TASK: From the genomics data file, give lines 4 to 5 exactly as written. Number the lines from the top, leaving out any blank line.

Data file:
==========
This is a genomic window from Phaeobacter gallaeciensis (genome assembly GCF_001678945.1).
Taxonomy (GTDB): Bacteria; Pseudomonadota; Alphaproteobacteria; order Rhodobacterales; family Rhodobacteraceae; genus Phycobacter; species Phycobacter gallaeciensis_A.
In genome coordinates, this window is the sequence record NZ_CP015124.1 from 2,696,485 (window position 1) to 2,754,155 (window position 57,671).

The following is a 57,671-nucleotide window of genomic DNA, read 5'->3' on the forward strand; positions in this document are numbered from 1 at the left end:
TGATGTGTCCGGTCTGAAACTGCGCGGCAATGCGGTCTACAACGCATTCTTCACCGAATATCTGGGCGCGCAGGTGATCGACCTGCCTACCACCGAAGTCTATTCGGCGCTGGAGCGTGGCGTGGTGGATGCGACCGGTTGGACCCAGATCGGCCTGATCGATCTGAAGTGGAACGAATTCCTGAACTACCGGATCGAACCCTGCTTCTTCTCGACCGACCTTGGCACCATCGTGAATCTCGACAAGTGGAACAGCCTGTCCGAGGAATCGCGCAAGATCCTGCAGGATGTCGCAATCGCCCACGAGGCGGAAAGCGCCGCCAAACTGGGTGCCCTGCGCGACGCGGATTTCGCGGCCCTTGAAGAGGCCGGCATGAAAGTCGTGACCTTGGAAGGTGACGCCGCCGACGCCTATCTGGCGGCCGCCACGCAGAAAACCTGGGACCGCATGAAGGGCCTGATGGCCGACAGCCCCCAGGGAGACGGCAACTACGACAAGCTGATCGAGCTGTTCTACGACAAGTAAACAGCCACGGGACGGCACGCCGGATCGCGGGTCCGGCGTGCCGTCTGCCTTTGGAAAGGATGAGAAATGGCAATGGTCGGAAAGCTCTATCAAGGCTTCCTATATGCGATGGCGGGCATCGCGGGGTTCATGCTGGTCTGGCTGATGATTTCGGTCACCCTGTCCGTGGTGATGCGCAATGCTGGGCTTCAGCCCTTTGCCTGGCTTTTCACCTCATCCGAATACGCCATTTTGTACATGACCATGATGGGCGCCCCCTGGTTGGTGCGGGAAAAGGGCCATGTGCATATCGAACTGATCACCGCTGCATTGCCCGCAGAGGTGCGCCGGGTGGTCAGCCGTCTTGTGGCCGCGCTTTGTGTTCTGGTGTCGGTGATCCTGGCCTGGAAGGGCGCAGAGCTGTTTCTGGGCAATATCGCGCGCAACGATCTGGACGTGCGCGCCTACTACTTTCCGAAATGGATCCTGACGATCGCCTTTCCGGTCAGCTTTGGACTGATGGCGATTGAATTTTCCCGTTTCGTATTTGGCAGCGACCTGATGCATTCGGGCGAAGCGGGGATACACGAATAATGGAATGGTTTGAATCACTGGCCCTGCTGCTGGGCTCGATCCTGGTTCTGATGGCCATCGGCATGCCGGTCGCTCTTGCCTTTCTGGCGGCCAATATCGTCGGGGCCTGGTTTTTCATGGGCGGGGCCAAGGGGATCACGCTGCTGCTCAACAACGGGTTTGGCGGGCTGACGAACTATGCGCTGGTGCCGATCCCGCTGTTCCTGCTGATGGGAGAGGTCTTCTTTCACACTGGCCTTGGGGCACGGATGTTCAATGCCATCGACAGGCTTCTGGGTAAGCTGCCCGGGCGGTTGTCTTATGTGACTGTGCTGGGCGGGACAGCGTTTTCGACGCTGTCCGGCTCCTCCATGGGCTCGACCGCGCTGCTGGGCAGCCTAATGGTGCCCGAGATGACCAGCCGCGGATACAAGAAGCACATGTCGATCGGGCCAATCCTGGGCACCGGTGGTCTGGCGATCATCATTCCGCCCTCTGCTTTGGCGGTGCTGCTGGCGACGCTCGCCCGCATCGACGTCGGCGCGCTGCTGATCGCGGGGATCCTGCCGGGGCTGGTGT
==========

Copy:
The following is a 57,671-nucleotide window of genomic DNA, read 5'->3' on the forward strand; positions in this document are numbered from 1 at the left end:
TGATGTGTCCGGTCTGAAACTGCGCGGCAATGCGGTCTACAACGCATTCTTCACCGAATATCTGGGCGCGCAGGTGATCGACCTGCCTACCACCGAAGTCTATTCGGCGCTGGAGCGTGGCGTGGTGGATGCGACCGGTTGGACCCAGATCGGCCTGATCGATCTGAAGTGGAACGAATTCCTGAACTACCGGATCGAACCCTGCTTCTTCTCGACCGACCTTGGCACCATCGTGAATCTCGACAAGTGGAACAGCCTGTCCGAGGAATCGCGCAAGATCCTGCAGGATGTCGCAATCGCCCACGAGGCGGAAAGCGCCGCCAAACTGGGTGCCCTGCGCGACGCGGATTTCGCGGCCCTTGAAGAGGCCGGCATGAAAGTCGTGACCTTGGAAGGTGACGCCGCCGACGCCTATCTGGCGGCCGCCACGCAGAAAACCTGGGACCGCATGAAGGGCCTGATGGCCGACAGCCCCCAGGGAGACGGCAACTACGACAAGCTGATCGAGCTGTTCTACGACAAGTAAACAGCCACGGGACGGCACGCCGGATCGCGGGTCCGGCGTGCCGTCTGCCTTTGGAAAGGATGAGAAATGGCAATGGTCGGAAAGCTCTATCAAGGCTTCCTATATGCGATGGCGGGCATCGCGGGGTTCATGCTGGTCTGGCTGATGATTTCGGTCACCCTGTCCGTGGTGATGCGCAATGCTGGGCTTCAGCCCTTTGCCTGGCTTTTCACCTCATCCGAATACGCCATTTTGTACATGACCATGATGGGCGCCCCCTGGTTGGTGCGGGAAAAGGGCCATGTGCATATCGAACTGATCACCGCTGCATTGCCCGCAGAGGTGCGCCGGGTGGTCAGCCGTCTTGTGGCCGCGCTTTGTGTTCTGGTGTCGGTGATCCTGGCCTGGAAGGGCGCAGAGCTGTTTCTGGGCAATATCGCGCGCAACGATCTGGACGTGCGCGCCTACTACTTTCCGAAATGGATCCTGACGATCGCCTTTCCGGTCAGCTTTGGACTGATGGCGATTGAATTTTCCCGTTTCGTATTTGGCAGCGACCTGATGCATTCGGGCGAAGCGGGGATACACGAATAATGGAATGGTTTGAATCACTGGCCCTGCTGCTGGGCTCGATCCTGGTTCTGATGGCCATCGGCATGCCGGTCGCTCTTGCCTTTCTGGCGGCCAATATCGTCGGGGCCTGGTTTTTCATGGGCGGGGCCAAGGGGATCACGCTGCTGCTCAACAACGGGTTTGGCGGGCTGACGAACTATGCGCTGGTGCCGATCCCGCTGTTCCTGCTGATGGGAGAGGTCTTCTTTCACACTGGCCTTGGGGCACGGATGTTCAATGCCATCGACAGGCTTCTGGGTAAGCTGCCCGGGCGGTTGTCTTATGTGACTGTGCTGGGCGGGACAGCGTTTTCGACGCTGTCCGGCTCCTCCATGGGCTCGACCGCGCTGCTGGGCAGCCTAATGGTGCCCGAGATGACCAGCCGCGGATACAAGAAGCACATGTCGATCGGGCCAATCCTGGGCACCGGTGGTCTGGCGATCATCATTCCGCCCTCTGCTTTGGCGGTGCTGCTGGCGACGCTCGCCCGCATCGACGTCGGCGCGCTGCTGATCGCGGGGATCCTGCCGGGGCTGGTGT